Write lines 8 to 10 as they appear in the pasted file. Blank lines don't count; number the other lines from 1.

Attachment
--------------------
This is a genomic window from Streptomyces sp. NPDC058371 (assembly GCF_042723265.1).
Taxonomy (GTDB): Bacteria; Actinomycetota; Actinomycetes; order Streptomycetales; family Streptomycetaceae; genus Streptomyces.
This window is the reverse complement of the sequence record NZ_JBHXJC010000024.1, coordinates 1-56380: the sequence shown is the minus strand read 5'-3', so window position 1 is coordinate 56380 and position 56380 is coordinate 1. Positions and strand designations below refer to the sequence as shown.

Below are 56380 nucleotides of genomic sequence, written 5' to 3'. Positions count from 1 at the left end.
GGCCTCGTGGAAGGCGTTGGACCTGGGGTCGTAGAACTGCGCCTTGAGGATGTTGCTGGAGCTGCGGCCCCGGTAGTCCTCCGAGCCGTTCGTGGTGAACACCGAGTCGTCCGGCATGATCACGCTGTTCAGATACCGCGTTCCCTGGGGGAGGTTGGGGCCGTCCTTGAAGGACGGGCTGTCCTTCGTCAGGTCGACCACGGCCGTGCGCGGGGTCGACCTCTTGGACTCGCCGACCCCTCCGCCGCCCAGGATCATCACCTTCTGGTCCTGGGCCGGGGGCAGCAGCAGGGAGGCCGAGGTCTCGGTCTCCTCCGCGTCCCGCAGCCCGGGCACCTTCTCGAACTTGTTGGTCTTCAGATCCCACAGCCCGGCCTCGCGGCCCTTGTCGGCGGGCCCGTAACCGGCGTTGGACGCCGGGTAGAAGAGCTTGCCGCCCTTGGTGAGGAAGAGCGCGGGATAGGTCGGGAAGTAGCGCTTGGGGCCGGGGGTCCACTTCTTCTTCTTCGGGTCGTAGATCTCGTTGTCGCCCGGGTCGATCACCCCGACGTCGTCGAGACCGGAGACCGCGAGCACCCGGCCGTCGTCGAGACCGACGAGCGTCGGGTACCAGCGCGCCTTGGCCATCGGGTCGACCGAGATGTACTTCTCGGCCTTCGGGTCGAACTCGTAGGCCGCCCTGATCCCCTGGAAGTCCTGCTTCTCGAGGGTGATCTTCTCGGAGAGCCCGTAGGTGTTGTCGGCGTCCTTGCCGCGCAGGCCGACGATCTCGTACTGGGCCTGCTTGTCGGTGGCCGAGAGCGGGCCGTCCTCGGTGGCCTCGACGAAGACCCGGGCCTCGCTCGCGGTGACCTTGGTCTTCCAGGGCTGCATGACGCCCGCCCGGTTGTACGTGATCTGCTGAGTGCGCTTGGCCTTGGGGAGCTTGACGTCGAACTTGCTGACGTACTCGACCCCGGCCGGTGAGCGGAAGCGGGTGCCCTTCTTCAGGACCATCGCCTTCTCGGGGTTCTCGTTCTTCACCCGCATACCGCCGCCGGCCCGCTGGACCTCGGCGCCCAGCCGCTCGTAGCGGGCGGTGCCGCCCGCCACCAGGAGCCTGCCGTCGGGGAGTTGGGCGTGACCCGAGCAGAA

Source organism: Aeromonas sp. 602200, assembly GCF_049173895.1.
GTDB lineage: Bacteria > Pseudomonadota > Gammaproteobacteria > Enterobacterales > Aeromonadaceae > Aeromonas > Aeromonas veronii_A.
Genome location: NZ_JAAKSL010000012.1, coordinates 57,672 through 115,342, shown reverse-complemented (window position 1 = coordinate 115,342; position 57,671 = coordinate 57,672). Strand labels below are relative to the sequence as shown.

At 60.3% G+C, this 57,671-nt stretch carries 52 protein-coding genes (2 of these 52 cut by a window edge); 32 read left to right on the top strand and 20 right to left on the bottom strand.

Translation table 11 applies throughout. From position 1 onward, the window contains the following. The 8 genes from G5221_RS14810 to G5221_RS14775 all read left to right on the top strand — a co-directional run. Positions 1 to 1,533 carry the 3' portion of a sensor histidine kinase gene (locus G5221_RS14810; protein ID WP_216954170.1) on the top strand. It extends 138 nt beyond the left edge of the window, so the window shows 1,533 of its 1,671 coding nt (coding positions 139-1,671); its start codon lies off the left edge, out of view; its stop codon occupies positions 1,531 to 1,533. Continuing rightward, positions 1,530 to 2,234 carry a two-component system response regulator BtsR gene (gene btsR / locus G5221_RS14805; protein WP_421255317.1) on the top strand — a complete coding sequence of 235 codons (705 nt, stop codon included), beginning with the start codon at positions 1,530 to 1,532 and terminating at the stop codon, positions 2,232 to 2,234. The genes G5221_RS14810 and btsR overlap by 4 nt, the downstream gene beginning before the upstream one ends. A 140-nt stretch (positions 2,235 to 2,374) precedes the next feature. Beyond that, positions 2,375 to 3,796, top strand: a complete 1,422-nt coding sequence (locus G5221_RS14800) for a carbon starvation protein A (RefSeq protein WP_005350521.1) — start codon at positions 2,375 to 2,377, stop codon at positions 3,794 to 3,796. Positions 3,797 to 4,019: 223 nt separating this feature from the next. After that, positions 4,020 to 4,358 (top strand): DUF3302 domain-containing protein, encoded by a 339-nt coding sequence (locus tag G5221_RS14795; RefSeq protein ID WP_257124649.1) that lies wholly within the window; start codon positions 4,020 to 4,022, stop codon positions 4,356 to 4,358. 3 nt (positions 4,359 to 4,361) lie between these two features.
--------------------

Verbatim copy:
Genome location: NZ_JAAKSL010000012.1, coordinates 57,672 through 115,342, shown reverse-complemented (window position 1 = coordinate 115,342; position 57,671 = coordinate 57,672). Strand labels below are relative to the sequence as shown.

At 60.3% G+C, this 57,671-nt stretch carries 52 protein-coding genes (2 of these 52 cut by a window edge); 32 read left to right on the top strand and 20 right to left on the bottom strand.

Translation table 11 applies throughout. From position 1 onward, the window contains the following. The 8 genes from G5221_RS14810 to G5221_RS14775 all read left to right on the top strand — a co-directional run. Positions 1 to 1,533 carry the 3' portion of a sensor histidine kinase gene (locus G5221_RS14810; protein ID WP_216954170.1) on the top strand. It extends 138 nt beyond the left edge of the window, so the window shows 1,533 of its 1,671 coding nt (coding positions 139-1,671); its start codon lies off the left edge, out of view; its stop codon occupies positions 1,531 to 1,533. Continuing rightward, positions 1,530 to 2,234 carry a two-component system response regulator BtsR gene (gene btsR / locus G5221_RS14805; protein WP_421255317.1) on the top strand — a complete coding sequence of 235 codons (705 nt, stop codon included), beginning with the start codon at positions 1,530 to 1,532 and terminating at the stop codon, positions 2,232 to 2,234. The genes G5221_RS14810 and btsR overlap by 4 nt, the downstream gene beginning before the upstream one ends. A 140-nt stretch (positions 2,235 to 2,374) precedes the next feature. Beyond that, positions 2,375 to 3,796, top strand: a complete 1,422-nt coding sequence (locus G5221_RS14800) for a carbon starvation protein A (RefSeq protein WP_005350521.1) — start codon at positions 2,375 to 2,377, stop codon at positions 3,794 to 3,796. Positions 3,797 to 4,019: 223 nt separating this feature from the next. After that, positions 4,020 to 4,358 (top strand): DUF3302 domain-containing protein, encoded by a 339-nt coding sequence (locus tag G5221_RS14795; RefSeq protein ID WP_257124649.1) that lies wholly within the window; start codon positions 4,020 to 4,022, stop codon positions 4,356 to 4,358. 3 nt (positions 4,359 to 4,361) lie between these two features.